Materials Needed to Build a Deck
Adding a deck to the front or back of your home extends your living space into the outdoors. While it is easy to find a reputable contractor who specializes in designing and installing decks, homeowners with the right tools and carpentry experience can build their own deck.
Adding a deck to the front or back of your home extends your living space into the outdoors. While it is easy to find a reputable contractor who specializes in designing and installing decks, homeowners with the right tools and carpentry experience can build their own deck. Use the right materials to ensure your deck stays safe and attractive through years of weather exposure and use.
Using the correct fasteners when building your deck can be the difference between a safe structure and a dangerous deck collapse. The North American Deck and Railing Association says that you should use bolts, not nails, especially when attaching the deck to the ledger board on the house. This is the point where most of the stress from the weight of the structure is focused, and tension can easily pull the nails out, resulting in a collapsed deck. Screws are good choices for areas with less stress, such as where individual boards connect to joists.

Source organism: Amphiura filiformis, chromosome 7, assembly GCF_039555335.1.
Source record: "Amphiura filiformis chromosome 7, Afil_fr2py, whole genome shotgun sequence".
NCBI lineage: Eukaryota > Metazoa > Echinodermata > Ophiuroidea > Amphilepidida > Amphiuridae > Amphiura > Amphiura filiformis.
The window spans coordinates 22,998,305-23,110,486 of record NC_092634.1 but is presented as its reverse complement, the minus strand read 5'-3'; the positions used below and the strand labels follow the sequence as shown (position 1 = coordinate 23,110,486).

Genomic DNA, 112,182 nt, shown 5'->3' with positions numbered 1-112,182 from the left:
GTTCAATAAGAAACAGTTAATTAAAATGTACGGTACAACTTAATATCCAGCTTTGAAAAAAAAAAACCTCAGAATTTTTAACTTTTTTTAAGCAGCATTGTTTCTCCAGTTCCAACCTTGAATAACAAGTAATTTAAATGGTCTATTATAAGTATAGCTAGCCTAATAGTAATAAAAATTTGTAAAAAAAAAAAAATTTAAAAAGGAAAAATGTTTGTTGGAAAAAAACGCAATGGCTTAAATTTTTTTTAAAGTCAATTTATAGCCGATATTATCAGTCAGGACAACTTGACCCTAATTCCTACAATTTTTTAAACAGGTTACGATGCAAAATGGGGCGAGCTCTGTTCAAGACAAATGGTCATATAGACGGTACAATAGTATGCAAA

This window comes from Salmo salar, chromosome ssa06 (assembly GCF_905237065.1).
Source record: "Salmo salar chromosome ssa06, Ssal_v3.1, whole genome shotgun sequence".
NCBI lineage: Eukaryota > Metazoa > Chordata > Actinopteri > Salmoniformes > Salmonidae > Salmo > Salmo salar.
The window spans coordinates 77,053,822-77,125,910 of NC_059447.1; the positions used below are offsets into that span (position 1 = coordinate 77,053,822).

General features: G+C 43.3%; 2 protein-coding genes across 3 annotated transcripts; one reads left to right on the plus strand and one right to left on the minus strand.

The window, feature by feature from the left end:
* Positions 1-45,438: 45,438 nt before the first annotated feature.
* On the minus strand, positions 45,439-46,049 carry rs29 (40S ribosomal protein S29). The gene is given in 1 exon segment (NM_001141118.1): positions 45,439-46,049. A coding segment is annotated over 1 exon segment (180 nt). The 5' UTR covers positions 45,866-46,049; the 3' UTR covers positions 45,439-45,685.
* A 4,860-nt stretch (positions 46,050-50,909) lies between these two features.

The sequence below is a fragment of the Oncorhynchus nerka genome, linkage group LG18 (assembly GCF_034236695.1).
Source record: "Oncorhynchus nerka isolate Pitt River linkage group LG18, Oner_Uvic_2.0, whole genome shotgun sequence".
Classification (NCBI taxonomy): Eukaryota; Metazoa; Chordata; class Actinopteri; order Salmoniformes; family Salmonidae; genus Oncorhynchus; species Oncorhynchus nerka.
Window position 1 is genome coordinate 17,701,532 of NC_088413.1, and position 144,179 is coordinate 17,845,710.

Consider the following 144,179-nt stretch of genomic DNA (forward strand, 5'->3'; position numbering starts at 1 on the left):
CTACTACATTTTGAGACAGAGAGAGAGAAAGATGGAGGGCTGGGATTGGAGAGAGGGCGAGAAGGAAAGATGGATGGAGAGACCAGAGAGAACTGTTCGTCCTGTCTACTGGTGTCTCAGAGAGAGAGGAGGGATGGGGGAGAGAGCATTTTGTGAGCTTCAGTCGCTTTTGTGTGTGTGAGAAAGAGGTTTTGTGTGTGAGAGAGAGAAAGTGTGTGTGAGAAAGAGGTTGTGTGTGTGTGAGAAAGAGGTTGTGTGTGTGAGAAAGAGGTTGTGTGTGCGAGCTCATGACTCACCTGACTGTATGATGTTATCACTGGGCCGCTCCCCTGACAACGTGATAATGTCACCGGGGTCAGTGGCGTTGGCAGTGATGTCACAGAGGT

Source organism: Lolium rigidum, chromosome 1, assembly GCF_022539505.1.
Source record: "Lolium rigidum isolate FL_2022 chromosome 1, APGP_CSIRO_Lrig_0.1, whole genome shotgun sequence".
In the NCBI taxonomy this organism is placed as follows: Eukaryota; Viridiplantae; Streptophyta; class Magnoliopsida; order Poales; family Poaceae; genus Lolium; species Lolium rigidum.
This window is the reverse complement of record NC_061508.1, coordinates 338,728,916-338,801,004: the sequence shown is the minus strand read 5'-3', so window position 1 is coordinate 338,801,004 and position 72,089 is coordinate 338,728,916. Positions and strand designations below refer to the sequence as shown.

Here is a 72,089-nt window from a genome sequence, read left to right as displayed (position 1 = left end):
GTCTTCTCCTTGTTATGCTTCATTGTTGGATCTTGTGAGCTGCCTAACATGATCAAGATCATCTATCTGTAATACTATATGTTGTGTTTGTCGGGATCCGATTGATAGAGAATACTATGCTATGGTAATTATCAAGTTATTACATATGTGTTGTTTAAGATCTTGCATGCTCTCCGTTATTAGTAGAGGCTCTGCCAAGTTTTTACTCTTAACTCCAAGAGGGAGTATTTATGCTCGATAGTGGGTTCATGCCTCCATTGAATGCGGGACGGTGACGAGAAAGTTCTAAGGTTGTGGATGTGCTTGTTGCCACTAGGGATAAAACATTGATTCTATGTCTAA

Concrete footings are sections of concrete embedded into the ground that provide a stable support for the posts of the deck. You must pour these footings deep enough to withstand any ground changes when frost occurs in the winter, according to Virginia Decking and Remodeling. You can also use pre-formed concrete piers. Piers go underground as well, but are already shaped and cured. They feature special openings designed for the installation of the posts and don't allow shifting like freshly poured concrete does.
High-quality decking boards resist curling or warping that can occur due to moisture and sun exposure, leaving your deck's surface as even as the day you installed it. Hardwoods are generally the best choice for wooden decking boards, especially cedar and redwoods that have natural rot resistance, says Ask the Builder. Plastic-based composite boards are also available that hold up well to weathering, but you can't re-stain them when they fade like you can with wood. Also, many homeowners do not like the look of composite materials, which do not mimic natural styles very well.
Joists and piers are the support structures of the deck, and you must attach them to each other securely for safety. A variety of support plates, including T-shaped brackets and joist hangers, are used in deck building, according to Ask the Builder. Damage can occur when the chemicals used in treated lumber come in contact with the metal of support plates. Look for joist hangers and brackets designed and approved for use with treated lumber, or choose a different deck-building material.